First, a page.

OPINION: Microsoft is demonstrating it is back with innovation after being mired in stagnant products for some time
Back in the days of Steve Ballmer at its head, Microsoft was hardly considered to be the most innovative of technology companies; rather more a lumbering software giant attempting to make inroads into the world of smartphones like a drunk trying to walk in a straight line.
Sure, Microsoft shook things up a little when it entered the games console market with the Xbox, but that was basically a PC in a bulky console chassis and it took the Xbox 360 to really kick the company’s gaming brand into gear.
While the likes of Apple and Google basked in the glow of innovation, Microsoft was stuck behind a murky window of Windows, struggling to have any real impact other than keeping the company plodding along.
Enter one Satya Nadella in February 2014 as Redmond new chief executive. With the Indian American Computer Science graduate with a self-confessed desire of having “always wanted to build things”, at its helm, Microsoft began to undergo a change that now in 2017 is positioning it as a company with a true vein of innovation.
Nadella took the concept of ‘mobile first, cloud first’ and ran with it, only rather than create a whole host of different services, he helped guide Microsoft to start integrating all of its various software and products together.
We now have a well-equipped cloud-based Office suite that can be accessed across PC’s, laptops, mobiles, and tablets, and even play nice on iOS. Meanwhile, the integration of products such as business software Dynamics and Skype For Business, an evolution from the now defunct Lync, evolved Office from a set of productivity tools into a proper collaborative suite.
Add to that data sifting tools such as Delve and Power BI, and we see Microsoft integration solid analytics tools into an easy to use and familiar set of services, now all easily available through the cloud.
Then comes Cortana, a virtual assistant inspired from the Halo games series, but more a Siri rival that is increasingly being spread across the Microsoft portfolio.
Nadella and the Microsoft under his command has demonstrated that it understands that people want more functionality from their computers, without the need to jump between a myriad of complex services and software; both Office 365 and Windows 10 are less software and more a collection of Microsoft’s latest smart features.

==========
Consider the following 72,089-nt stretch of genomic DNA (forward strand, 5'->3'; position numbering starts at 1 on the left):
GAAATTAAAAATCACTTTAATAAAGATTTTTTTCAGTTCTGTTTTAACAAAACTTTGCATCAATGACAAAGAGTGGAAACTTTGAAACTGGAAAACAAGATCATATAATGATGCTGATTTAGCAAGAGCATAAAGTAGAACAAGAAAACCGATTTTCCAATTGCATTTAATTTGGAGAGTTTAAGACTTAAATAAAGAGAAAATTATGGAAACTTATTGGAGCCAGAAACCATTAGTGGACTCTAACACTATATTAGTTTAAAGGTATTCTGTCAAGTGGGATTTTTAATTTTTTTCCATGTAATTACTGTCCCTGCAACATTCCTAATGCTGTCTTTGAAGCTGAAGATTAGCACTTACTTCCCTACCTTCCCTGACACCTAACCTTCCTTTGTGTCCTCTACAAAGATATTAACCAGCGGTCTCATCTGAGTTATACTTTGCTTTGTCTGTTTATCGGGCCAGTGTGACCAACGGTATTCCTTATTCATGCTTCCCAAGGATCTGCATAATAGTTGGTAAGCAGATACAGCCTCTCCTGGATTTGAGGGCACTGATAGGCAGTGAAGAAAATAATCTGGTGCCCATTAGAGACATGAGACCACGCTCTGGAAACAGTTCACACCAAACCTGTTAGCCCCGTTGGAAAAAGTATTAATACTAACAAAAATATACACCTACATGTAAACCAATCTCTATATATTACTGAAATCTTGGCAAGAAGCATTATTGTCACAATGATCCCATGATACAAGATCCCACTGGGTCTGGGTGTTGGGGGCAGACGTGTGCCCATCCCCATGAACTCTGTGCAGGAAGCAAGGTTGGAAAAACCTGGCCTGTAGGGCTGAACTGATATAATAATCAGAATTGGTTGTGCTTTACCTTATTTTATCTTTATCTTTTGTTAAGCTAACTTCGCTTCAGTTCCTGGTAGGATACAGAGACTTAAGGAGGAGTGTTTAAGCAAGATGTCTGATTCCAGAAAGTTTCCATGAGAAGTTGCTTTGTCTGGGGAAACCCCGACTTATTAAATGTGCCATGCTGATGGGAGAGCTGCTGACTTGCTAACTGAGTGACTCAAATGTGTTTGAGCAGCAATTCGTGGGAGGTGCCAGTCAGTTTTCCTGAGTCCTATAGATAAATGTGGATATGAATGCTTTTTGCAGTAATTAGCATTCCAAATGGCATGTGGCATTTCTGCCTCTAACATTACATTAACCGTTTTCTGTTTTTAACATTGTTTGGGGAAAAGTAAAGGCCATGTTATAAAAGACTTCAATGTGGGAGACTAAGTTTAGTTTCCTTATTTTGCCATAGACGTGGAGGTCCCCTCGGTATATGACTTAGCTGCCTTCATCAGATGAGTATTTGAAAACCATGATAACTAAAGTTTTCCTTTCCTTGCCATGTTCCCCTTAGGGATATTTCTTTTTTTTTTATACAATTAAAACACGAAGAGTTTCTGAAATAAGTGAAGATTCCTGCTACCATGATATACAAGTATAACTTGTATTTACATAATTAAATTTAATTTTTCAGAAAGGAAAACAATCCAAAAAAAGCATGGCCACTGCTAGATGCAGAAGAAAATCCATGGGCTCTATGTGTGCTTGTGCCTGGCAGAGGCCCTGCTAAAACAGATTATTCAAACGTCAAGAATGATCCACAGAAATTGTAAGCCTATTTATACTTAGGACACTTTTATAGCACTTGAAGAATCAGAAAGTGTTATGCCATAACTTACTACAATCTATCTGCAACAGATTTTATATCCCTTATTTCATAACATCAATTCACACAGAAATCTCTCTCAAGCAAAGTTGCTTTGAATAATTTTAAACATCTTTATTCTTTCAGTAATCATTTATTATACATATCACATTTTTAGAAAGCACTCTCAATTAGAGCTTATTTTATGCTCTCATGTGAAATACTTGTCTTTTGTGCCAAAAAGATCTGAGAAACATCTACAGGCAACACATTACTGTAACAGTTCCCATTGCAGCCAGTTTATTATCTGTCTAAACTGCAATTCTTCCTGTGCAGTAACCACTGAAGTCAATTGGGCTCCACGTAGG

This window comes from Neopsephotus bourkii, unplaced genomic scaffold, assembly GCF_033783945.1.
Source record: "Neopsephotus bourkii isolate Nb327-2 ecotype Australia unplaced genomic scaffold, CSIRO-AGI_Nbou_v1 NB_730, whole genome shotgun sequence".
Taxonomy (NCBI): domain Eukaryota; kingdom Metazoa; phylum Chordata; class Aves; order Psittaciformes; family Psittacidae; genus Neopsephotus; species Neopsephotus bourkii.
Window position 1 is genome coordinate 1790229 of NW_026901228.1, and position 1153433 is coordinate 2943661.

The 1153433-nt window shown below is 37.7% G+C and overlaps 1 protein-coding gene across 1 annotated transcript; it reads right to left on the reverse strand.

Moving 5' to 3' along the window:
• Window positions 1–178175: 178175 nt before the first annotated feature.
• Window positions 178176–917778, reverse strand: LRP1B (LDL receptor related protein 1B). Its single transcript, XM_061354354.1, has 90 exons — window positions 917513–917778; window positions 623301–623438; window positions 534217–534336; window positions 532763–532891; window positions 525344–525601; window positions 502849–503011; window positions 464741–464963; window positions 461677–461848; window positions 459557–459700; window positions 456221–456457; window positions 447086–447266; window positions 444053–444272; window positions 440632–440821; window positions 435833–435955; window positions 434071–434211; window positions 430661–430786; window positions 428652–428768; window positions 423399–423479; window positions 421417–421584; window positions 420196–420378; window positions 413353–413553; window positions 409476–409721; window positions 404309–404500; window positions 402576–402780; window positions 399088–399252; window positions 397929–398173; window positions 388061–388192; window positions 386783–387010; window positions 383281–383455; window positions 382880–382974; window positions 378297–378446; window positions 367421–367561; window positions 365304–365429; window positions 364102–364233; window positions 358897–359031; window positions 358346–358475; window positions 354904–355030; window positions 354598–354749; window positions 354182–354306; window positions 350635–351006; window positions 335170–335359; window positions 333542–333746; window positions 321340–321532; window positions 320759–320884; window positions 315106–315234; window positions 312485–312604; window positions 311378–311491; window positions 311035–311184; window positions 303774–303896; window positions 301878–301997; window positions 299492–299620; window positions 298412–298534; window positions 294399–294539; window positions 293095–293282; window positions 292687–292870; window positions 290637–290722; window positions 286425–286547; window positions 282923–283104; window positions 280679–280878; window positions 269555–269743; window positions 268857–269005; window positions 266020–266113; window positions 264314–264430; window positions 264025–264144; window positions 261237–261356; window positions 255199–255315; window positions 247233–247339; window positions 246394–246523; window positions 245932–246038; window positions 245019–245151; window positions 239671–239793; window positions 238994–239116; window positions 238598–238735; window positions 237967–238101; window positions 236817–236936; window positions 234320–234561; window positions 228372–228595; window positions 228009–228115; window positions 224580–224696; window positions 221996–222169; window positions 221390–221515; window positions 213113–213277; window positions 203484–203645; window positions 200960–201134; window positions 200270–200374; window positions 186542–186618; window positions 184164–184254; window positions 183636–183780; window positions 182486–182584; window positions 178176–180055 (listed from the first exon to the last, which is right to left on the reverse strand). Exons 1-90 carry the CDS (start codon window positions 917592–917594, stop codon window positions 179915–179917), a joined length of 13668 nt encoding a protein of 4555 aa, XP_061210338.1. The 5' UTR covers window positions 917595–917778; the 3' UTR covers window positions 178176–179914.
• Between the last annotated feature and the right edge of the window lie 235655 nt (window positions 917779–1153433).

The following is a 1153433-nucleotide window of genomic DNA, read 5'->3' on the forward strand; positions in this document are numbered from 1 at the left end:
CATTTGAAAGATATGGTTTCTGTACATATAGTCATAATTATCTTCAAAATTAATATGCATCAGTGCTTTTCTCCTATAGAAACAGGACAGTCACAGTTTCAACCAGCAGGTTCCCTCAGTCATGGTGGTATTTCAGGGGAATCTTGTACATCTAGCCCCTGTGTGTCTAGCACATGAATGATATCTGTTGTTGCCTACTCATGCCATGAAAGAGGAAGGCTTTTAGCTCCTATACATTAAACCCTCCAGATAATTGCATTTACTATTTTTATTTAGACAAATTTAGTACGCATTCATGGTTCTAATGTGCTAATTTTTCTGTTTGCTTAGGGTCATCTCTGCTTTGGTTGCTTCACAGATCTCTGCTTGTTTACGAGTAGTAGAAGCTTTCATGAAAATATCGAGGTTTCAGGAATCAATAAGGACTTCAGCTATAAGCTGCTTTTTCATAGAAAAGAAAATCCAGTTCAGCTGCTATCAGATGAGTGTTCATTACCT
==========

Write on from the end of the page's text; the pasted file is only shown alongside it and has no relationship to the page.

In short, Redmond has created a platform and ecosystem for its innovation. And we saw that this week with the reveal of the Surface Laptop.
More than just a slim Windows 10-equipped ultraportable laptop aimed at the student and education market, at close inspection you can see Microsoft has really pushed the envelope with its engineering, mixing clever internal design and cooling with the use of plush materials and the ability to eek out a claimed 14 hours of battery life.
Compared to Apple, the heralded innovator over the past decade, which has done little to push the boundaries of its MacBook and MacBook Air line, Microsoft has delivered a sucker punch of design and engineering innovation at a Cupertino competitive price.
But we also saw this innovation around a year ago from Microsoft with its Surface Book premium laptop-come-tablet. Sure, it came at a rather lofty price, but it, along with the rest of the Surface range, showed that Microsoft can do hardware as well as software.
Yet as the same time, the recently released Windows 10 Creators Update demonstrated how Redmond can mix its hardware and software innovations; for example, the Creators Update has a lot of Windows Ink capabilities baked into it that compliment the use of the Surface Pen stylus with Surface touchscreens.
And the Creators Update also brings in 3D tools in paint, which while not 100 percent relevant to many users, embeds a tool ready for use with Microsoft’s HoloLens augmented reality technology headset when it and partner headsets are finally ready for a full release.
I recently spoke to a Microsoft exec who explained the company’s ambitions to shape Windows into a platform that will support apps for desktops right through to augmented and virtual reality use. Think back some five to seven years ago and you’d never picture Microsoft as the company that would be spearheading cutting-edge technology.
Of course, Microsoft is not immune to a few flaws even under Nadella’s gaze; the Xbox One for example had a lackluster launch and was thoroughly trounced by the PlayStation 4 in the games arena, and Microsoft has seen Google knock it out of a few organisations with the G Suite, while the Windows 10 launch was also a little fumbled with upgrade woes.
But what we are seeing from 2017’s Microsoft is an established tech company that’s willing to take risks to embrace emerging technologies such as mixed reality and machine learning, while still providing its customers with the tools they want to use.
The creative streak in Microsoft is now definitely back, and I for one look forward to seen what the venerable tech giant does next.